The convergence of a number of market factors is driving a meaningful increase in investment activity and M&A among real estate asset managers. As a result, high-quality managers with strong track records and investor relationships are able to access diverse pools of capital for growth and diversification, as well as for monetization of partner economics to facilitate succession planning or for a partial cash-out.
Until the last decade, many of the highest-profile manager monetizations involved IPOs of large-cap, diversified alternative managers or large institutional investors taking advantage of their strategic importance to acquire a stake in their top relationships. A deeper third-party market began to develop as Dyal Capital raised its first fund dedicated to minority investments in asset managers, making its first major foray into real estate with an investment into Starwood Capital Group in 2016.
Investors in minority interest funds have been attracted to the strategy, as it gives them exposure to a range of high-performing managers across multiple vintages in a single investment. Over time, investor interest has increased significantly.
Investors in the space can take different approaches ranging from active involvement to more passive strategies and are generally longer term in nature. More recently, a number of funds have begun offering structured solutions such as non-permanent preferred equity, leading to an even wider range of options for managers to access liquidity.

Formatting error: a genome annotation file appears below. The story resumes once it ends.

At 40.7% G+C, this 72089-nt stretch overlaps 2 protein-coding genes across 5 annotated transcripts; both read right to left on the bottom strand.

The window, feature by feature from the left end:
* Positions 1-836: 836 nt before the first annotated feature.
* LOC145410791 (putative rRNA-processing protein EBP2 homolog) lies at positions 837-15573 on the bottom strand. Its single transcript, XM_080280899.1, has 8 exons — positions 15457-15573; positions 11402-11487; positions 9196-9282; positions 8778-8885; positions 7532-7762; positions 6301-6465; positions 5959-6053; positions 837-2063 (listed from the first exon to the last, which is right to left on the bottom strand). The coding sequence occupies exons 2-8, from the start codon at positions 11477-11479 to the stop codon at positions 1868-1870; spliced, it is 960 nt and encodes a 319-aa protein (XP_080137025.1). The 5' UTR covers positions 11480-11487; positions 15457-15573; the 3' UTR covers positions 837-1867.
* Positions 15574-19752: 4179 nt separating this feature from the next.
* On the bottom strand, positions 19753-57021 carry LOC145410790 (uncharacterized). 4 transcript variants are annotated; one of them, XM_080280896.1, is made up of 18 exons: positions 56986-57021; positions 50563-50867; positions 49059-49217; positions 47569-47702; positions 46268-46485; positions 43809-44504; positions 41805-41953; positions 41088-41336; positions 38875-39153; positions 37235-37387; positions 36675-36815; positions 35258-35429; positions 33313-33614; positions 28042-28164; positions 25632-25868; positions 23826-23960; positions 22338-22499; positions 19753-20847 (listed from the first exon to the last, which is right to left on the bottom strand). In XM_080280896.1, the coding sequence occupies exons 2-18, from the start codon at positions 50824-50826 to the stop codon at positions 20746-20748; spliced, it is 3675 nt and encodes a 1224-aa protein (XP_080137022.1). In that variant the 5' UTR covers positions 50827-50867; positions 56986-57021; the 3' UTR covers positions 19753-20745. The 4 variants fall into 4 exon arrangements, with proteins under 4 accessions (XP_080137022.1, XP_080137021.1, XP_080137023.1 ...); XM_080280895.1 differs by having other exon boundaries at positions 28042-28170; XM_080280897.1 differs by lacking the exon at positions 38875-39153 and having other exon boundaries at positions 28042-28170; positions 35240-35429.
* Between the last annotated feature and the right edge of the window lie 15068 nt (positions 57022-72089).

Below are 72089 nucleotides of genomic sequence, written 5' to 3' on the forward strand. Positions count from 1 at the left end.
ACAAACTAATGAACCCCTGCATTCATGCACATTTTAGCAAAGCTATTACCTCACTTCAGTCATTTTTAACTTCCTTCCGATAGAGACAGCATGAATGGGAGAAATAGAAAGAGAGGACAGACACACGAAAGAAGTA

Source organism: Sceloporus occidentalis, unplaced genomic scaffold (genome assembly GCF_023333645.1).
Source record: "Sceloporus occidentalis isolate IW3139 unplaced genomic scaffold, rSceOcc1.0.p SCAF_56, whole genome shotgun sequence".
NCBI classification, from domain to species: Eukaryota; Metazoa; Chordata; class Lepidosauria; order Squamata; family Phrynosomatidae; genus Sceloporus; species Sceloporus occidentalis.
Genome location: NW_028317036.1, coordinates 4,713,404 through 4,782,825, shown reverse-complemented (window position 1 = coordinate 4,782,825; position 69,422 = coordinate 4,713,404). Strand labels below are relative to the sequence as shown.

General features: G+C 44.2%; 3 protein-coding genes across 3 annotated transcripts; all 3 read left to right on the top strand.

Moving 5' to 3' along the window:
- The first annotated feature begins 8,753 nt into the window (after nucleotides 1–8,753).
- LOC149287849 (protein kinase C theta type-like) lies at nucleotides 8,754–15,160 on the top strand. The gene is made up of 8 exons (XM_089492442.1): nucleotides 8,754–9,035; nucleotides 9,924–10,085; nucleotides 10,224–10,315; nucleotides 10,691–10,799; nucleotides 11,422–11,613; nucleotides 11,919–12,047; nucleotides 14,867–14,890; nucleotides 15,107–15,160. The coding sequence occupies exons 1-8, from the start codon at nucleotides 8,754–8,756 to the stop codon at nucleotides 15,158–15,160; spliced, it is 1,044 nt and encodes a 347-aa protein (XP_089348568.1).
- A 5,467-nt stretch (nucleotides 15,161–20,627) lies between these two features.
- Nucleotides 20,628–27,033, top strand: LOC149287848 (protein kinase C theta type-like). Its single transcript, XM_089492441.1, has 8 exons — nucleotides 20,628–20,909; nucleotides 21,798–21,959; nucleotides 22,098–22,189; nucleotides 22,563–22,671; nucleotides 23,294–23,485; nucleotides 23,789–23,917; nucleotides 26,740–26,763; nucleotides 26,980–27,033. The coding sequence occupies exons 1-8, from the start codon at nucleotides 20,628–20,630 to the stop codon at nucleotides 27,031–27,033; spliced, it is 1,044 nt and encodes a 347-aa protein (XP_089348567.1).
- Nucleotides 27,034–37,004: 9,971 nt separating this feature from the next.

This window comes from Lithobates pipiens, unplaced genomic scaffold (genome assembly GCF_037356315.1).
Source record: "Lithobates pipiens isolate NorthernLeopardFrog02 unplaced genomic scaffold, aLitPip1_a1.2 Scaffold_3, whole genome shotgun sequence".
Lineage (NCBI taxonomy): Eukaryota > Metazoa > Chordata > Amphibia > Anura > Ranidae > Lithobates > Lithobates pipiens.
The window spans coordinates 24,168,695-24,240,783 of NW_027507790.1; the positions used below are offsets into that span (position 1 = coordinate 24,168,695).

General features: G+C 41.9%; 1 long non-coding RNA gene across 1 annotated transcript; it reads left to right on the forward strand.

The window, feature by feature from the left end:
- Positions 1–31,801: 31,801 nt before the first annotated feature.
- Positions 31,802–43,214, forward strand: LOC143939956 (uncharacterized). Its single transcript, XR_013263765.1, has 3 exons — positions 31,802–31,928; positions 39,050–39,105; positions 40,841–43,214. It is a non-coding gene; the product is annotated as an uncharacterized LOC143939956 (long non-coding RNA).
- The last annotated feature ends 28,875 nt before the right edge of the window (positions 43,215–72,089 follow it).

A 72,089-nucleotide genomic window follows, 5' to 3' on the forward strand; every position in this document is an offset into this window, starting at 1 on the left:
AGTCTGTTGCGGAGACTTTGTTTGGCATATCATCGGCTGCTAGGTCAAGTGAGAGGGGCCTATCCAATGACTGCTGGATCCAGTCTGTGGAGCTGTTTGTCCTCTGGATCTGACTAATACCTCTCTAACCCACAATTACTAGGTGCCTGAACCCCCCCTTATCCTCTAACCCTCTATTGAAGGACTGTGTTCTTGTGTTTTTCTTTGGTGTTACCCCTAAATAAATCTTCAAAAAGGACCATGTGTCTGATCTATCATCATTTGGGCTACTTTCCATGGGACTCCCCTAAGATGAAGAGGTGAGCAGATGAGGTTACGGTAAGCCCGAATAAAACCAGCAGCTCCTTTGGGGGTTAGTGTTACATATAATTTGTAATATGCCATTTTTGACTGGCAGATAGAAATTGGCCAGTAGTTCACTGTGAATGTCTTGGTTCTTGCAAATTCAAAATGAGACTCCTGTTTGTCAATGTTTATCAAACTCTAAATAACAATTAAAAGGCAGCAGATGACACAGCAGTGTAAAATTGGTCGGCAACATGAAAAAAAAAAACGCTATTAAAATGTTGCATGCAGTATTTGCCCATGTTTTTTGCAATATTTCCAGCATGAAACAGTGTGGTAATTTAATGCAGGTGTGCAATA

A range of options
As more capital has entered the sector, competitive dynamics in alternative asset management have put an increasing premium on scale, growth and investor access. Institutional LPs globally are consolidating their GP relationships to concentrate on their best-performing managers and reduce administrative burden, which in real estate has allowed the largest managers to continue to gain market share.
As interest rates have remained low, allocations to alternatives including real estate are expected to grow faster than the overall market, contributing to high multiples and growth expectations for the publicly traded competitors. At the same time, sponsors who can execute large transactions have benefited from less competition for these bigger deals as well as greater profitability at the GP level due to scale economies. These combined trends have caused managers across the spectrum to think much more strategically about growing their businesses by entering new products and geographies, and through M&A – all of which require capital and currency.
The choice of execution among minority interest sale, structured capital or strategic M&A is situation-dependent and a function of long-term strategic goals and objectives. Underpinning the analysis for each sponsor involves valuation, control, cultural fit and synergies.
So far, investments in alternative asset managers during this cycle have mostly been very successful, and even if macro cycles become less favorable, the long-term factors driving performance are expected to remain in place. As a result, we expect capital to continue to be plentiful for real estate managers to actively consider a wide range of strategic alternatives to increase growth and optimize their businesses.